Julian Francis Abele (April 30, 1881 – April 23, 1950) was a prominent African-American architect, and chief designer in the offices of Horace Trumbauer. He was the primary designer of the west campus of Duke University (1924–54). He contributed to the design of more than 400 buildings, including the Widener Memorial Library at Harvard University (1912–15), the Central Branch of the Free Library of Philadelphia (1918–27), and the Philadelphia Museum of Art (1914–28). Abele's contributions to the Trumbauer firm were great, but the only building for which he claimed authorship during Trumbauer's lifetime was the Duke University Chapel.
Julian Abele was born in Philadelphia into a prominent family. His maternal grandfather was Robert Jones, who in the late 18th century founded the city's Lombard Street Central Presbyterian Church. He was also related to Absalom Jones, who established the African Episcopal Church of St. Thomas in 1794, the first black church in Philadelphia. His nephew, Julian Abele Cook, worked as the Building Coordinator for Howard University, and Abele's son, Julian Francis Abele, Jr. was an architectural engineer.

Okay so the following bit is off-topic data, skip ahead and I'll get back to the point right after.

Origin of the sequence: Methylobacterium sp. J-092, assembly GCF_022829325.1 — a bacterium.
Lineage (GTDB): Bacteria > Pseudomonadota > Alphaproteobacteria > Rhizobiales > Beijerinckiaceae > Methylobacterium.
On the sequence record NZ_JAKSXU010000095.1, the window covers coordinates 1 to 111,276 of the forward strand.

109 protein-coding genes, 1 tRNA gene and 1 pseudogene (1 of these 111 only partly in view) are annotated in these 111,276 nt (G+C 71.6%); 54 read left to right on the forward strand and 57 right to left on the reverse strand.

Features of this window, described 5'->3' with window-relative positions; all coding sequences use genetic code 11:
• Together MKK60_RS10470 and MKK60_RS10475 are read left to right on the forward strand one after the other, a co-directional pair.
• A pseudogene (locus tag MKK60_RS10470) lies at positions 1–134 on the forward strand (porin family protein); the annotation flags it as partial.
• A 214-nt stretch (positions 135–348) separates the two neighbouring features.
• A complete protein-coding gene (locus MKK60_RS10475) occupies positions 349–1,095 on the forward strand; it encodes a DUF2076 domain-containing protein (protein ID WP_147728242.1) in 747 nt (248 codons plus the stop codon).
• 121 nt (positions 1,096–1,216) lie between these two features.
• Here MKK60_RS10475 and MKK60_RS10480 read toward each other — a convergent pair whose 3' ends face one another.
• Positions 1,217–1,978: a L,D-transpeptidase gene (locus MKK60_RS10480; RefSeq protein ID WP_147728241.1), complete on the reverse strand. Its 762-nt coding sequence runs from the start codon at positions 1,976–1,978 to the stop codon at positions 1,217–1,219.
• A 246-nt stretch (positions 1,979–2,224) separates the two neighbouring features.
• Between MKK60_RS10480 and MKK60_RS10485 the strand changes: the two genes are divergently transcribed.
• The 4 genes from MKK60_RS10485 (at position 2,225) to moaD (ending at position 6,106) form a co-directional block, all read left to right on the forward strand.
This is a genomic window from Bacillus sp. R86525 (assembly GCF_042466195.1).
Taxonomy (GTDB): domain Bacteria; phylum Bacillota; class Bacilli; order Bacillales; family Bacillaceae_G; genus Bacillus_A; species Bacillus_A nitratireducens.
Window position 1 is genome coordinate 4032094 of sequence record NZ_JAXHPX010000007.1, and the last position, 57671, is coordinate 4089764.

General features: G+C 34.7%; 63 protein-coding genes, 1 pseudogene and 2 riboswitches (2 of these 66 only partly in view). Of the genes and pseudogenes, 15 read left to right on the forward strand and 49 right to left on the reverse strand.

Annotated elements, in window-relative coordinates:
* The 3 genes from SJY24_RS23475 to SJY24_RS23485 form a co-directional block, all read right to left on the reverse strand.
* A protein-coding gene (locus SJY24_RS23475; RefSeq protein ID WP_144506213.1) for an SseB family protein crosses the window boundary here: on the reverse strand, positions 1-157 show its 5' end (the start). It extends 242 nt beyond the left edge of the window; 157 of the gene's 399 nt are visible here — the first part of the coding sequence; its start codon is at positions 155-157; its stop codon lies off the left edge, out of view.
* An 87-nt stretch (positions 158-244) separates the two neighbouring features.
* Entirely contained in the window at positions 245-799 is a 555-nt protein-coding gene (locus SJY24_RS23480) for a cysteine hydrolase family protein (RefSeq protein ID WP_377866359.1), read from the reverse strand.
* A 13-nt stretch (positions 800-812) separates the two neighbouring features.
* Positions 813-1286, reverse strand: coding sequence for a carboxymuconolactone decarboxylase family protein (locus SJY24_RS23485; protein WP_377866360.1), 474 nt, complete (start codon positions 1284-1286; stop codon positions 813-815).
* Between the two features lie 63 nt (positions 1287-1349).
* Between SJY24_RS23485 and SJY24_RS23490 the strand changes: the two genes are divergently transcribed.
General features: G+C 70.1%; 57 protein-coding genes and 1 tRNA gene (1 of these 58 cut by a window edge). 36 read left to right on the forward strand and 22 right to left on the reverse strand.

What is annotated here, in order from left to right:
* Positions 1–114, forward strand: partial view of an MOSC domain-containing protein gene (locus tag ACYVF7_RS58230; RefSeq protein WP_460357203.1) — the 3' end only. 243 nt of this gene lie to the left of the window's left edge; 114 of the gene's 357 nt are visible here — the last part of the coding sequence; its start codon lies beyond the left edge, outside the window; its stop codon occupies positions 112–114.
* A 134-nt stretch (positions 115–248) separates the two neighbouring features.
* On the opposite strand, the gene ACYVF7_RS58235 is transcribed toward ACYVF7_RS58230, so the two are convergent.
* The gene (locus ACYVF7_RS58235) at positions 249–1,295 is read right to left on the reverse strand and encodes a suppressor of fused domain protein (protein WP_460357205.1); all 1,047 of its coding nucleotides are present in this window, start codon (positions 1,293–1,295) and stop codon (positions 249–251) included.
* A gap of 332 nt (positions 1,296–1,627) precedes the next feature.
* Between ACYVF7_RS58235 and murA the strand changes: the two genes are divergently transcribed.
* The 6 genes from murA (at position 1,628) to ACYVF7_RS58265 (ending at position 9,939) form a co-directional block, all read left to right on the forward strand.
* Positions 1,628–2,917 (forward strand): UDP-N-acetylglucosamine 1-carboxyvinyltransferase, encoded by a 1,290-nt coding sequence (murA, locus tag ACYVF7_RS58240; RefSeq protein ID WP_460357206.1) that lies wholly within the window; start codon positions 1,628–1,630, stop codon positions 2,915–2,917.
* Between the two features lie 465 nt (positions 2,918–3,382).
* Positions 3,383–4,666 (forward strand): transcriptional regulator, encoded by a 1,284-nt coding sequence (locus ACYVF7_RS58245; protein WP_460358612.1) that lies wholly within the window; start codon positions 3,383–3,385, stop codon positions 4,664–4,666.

Abele's temperament and his life defy easy characterization. He was a dedicated francophile, and his wife was French. A devotee of the Philadelphia Orchestra as well as of the University of Pennsylvania football team, he was reserved and always immaculately dressed. One friend noted that even on vacations at the beach he always wore his suit to the boardwalk.
Abele worked in many media: watercolor, lithography, etching, pencil; in wood, iron, gold and silver. He designed and constructed all his own furniture, even doing the petit point himself. While he knew many historic styles, he seemed to love Louis XIV French most of all.
Abele attended the Quaker-run Institute for Colored Youth, which later became Cheyney University, where he excelled in mathematics and was chosen to deliver the commencement address. In 1898, he completed a two-year architectural drawing course at the Pennsylvania Museum School of Industrial Art (PMSIA), where he was nicknamed "Willing and Able." He won a number of awards, and headed the school's Architectural Society during his senior year.